Ramsey, Oliver, White, Chang, Keller, Waters, Hughes, Samuelson, Cren...they are all sitting on a shelf staring at me, but it was Harris and Wesszer for the cover-to-cover win!

I learned plenty about ingredients that are essential to vegan cooking and began to really appreciate them all, including vegan butter. Yes, it is a thing.

Made from soy, it is truly a fantastic butter substitute. I initially jested in our Instagram stories that it was the bane of my existence, so it is frustrating that it works so well. Admittedly, it is expensive, but hopefully in the years to come it will become cheaper and more accessible than butter.

As the summer peaked, Lourdes and I started to take the extra steps for our own health. We were a meat-free household, and we started walking outside every day for an hour. After these walks we would make dinner and unwind after our stressful days, the pandemic looming ever overhead.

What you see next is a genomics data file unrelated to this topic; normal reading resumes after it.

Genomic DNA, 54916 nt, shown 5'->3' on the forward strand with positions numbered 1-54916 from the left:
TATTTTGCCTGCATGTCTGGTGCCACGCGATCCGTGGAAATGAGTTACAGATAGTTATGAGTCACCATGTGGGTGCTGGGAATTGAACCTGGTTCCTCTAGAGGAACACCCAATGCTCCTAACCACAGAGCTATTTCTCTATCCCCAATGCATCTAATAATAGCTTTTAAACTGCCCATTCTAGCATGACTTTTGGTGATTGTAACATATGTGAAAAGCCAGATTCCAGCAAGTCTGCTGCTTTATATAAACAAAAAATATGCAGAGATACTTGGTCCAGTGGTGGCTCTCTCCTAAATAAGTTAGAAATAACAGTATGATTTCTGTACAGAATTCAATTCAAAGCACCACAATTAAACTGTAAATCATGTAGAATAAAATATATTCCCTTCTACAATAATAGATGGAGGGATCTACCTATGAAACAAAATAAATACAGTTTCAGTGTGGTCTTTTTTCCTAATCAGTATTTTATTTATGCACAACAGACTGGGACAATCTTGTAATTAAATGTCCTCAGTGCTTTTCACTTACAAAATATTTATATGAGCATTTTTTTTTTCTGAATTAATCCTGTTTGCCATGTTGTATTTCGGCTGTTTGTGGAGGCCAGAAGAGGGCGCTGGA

I am very proud of our casual healthy life. I am not going to plug this book for its health benefits, but it was a catalyst and touchstone for some very positive changes in both of our lives.

As the fall months rolled in we cooked up “Granny’s Borsht”, white buns, mushroom kale garlic toast, and more. We made our way through all of the dessert recipes and were left with something like 20 items, all of which were scattered throughout different areas of the book. 

I had it in mind that we could finish before the year's end, but I quickly let that go when December hit and we both got busy with our jobs and personal lives. It was a hectic time, but we did manage to still share meals together and recenter ourselves. I also had to remind myself that no one was timing us a la Julie & Julia.